In view of the wide margin of safety associated with most currently prescribed
medications, more risk exists in underdosing than in overshooting the recommended dose
range.
Time of dosing is usually based on the plasma half-life of a drug and its side
effect profile. Sedating drugs are given all at night or with disproportionate daily doses at
night. The opposite is true with activating drugs. The frequency of dosing is less clear
cut. Most dosing regimens of psychotropic drugs, such as once-a-day versus divided
doses, are based on measurements of plasma concentrations rather than receptor
occupancy in the brain. Evidence suggests a significant dissociation exists between brain
and plasma kinetics. Reliance on plasma kinetics as the basis for dosing regimens leads to
misunderstanding of necessary schedules.
As a rule, psychotropic drugs should be used continuously. Exceptions are the use
of drugs for insomnia, acute agitation, and severe situational anxiety. A common mistake
is the use of high-potency benzodiazepines, such as alprazolam (Xanax) and clonazepam
(Klonopin), only after an attack has begun. These drugs should be used as part of a
regular schedule to prevent attacks.
Some patients who experience sexual dysfunction while being treated with SSRIs
take a drug holiday, that is, they skip a daily dose from time to time to facilitate sexual
performance.
Intermittent dosing regimens of SSRIs have been found to be effective as a
treatment for premenstrual dysphoric disorder. The drugs are taken daily during the 2-

week luteal phase of the menstrual cycle.

Duration of Treatment
A common question from a patient: How long do I need to take the medication?
The answer depends on multiple variables, including the nature of the disorder, the
duration of symptoms, the family history, and the extent to which the patient tolerates and
benefits from the medication. Patients can be given a reasonable explanation of the
probabilities but should be told that it is first best to see if the medication works for him
or her and whether the side effects are acceptable. Any more definitive discussion of
treatment duration can be held once the degree of success is clear. Even patients with a
philosophical aversion to the use of psychotropic drugs may elect to stay on medication
indefinitely if the magnitude of improvement is great. Most psychiatric disorders have
high rates of chronicity and relapse. Because of this, long-term treatment is often needed
to prevent recurrence. Nevertheless, the fact remains that psychotropic drugs are not said
to cure the disorders they treat, but rather to help control the symptoms.
Treatment is conceptually broken down into three phases: the initial therapeutic
trial, the continuation, and the maintenance phase. The initial period of treatment should
last at least several weeks because of the delay in therapeutic effects that characterizes
most classes of psychotropic drugs. The required duration of a therapeutic trial of a drug
should be discussed at the outset of treatment, so that the patient does not have unrealistic
expectations of an immediate improvement in symptoms. Patients are more likely to
experience side effects early in the course of pharmacotherapy than any relief from their
disorder. In some cases, medication may even exacerbate some symptoms. Patients
should be counseled that a poor initial reaction to medication is not an indicator of the
ultimate outcome of treatment. For instance, many patients with panic disorder develop
jitteriness or an increase in panic attacks after starting on tricyclic or SSRI treatment.
Benzodiazepine agonists are an exception to the rule that clinical onset is delayed. In
most cases, their hypnotic and antianxiety effects are evident immediately.

Ongoing use of medication, however, does not provide absolute protection against
relapse. Continuation therapy provides clinically and statistically significant protective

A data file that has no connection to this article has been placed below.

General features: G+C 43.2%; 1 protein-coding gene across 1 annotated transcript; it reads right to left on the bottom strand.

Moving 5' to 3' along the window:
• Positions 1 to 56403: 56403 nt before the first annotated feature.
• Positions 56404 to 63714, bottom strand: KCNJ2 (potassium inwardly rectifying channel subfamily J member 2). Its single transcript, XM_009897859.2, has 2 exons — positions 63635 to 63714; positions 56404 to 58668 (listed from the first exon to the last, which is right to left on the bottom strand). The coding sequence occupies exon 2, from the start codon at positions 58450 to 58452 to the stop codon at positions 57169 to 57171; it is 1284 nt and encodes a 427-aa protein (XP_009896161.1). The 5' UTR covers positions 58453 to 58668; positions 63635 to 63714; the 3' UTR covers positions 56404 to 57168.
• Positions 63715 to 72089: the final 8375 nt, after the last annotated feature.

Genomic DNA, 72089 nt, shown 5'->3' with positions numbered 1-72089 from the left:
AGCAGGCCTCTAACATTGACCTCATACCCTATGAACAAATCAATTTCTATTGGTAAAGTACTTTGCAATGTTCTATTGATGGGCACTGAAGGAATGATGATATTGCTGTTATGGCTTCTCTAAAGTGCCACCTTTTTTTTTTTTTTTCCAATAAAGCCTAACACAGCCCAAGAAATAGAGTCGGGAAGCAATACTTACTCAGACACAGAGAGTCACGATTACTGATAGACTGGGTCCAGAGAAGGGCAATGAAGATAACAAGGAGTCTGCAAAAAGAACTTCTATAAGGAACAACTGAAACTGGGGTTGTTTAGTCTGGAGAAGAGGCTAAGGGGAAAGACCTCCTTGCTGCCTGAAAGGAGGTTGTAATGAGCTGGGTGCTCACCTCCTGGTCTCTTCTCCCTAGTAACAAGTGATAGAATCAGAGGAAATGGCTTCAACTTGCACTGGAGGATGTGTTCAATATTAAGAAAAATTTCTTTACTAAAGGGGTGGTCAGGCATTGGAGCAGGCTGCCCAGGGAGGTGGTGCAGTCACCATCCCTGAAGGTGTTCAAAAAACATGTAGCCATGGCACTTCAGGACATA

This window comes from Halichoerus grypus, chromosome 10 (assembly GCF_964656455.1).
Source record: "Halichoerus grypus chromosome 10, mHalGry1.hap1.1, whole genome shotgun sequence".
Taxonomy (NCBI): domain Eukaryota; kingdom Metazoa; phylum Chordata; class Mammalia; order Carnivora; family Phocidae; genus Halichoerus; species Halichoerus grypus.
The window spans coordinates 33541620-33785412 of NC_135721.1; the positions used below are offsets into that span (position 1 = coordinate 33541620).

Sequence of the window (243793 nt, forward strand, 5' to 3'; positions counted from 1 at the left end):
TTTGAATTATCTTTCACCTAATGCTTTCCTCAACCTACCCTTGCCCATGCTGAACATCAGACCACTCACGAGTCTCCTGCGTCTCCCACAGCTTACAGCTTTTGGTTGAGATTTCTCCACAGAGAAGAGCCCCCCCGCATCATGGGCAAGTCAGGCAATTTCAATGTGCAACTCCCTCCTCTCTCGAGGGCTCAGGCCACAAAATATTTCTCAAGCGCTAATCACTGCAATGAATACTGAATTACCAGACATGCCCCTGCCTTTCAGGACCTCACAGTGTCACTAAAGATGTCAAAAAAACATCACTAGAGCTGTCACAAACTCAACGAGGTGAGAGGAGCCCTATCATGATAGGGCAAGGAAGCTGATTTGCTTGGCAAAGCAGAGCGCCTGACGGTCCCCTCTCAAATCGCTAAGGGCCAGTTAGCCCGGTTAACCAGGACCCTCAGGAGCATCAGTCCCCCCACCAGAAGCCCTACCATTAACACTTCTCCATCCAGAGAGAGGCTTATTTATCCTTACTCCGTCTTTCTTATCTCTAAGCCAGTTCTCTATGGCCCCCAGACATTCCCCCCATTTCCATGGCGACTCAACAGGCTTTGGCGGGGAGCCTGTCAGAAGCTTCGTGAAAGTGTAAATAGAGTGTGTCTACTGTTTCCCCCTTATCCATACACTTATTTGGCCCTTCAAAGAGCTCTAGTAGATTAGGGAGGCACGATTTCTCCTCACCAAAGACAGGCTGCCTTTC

effects against relapse. The optimal duration of continuation or maintenance therapy is
variable and dependent on the clinical history of the patient. Early-onset chronic major
depression, for example, has a more severe course and greater comorbidity than lateonset chronic major depression. In addition to early onset, a history of multiple past
episodes, and severity and length of current episode would make longer, even indefinite,
treatment appropriate.

Risperidone
Pharmacology
Risperidone is a benzisoxazole. Risperidone undergoes extensive first- pass
hepatic metabolism to 9-hydroxyrisperidone, a metabolite with equivalent antipsychotic
activity. Peak plasma levels of the parent compound occur within 1 hour for the parent
compound and 3 hours for the metabolite. Risperidone has a bioactivity of 70 percent.
The combined half-life of risperidone and 9-hydroxyrisperidone averages 20 hours, so it
is effective in once-daily dosing. Risperidone is an antagonist of the serotonin 5-HT

2A

dopamine D , - and - adrenergic, and histamine H receptors. It has a low affinity


2 1
2
1
for- adrenergic and muscarinic cholinergic receptors. Although it is as potent an
antagonist of D receptors as is haloperidol (Haldol), risperidone is much less likely
2
(except in high doses) than haloperidol to cause extrapyramidal symptoms in humans.

Side Effects
Extrapyramidal effects of risperidone are largely dosage dependent, and a trend is
seen to using lower doses than initially recommended. Weight gain, anxiety, nausea and
vomiting, rhinitis, erectile dysfunction, orgasmic dysfunction, and increased pigmentation
are associated with risperidone use. The most common drug-related reasons for
discontinuation

of

risperidone

use

are

extrapyramidal

symptoms,

dizziness,

hyperkinesias, somnolence, and nausea. Marked elevation of prolactin can occur. Weight

gain occurs more commonly with risperidone use in children than in adults.

Dosages
The recommended dose range and frequency of risperidone dosing has changed
since the drug first came into clinical use. Risperidone is available in 1-, 2-, 3-, and 4-mg
tablets, and a 1-mg/mL oral solution and in M-tab form (rapidly dissolving). The initial
dosage is usually 1 to 2 mg at night, which can then be raised to 4 mg per day. Positron
emission tomography (PET) studies have shown that dosages of 1 to 4 mg per day
provide the required D blockade needed for a therapeutic effect. At first it was believed
2
that because of its short elimination half- life, risperidone should be given twice a day,
but studies have shown equal efficacy with once-a-day dosing. Dosages above 6 mg a day
are associated with a higher incidence of adverse effects, particularly extrapyramidal
symptoms. No correlation has been found between plasma concentrations and therapeutic
effect.
Risperidone (Risperdal Consta) is the only SDA currently available in a depot
formulation. It is given as an intramuscular (IM) injection formulation every 2 weeks.
The dose may be 25, 50, or 75 mg. Oral risperidone should be coadministered with
Risperdal Consta for the first 3 weeks before being discontinued.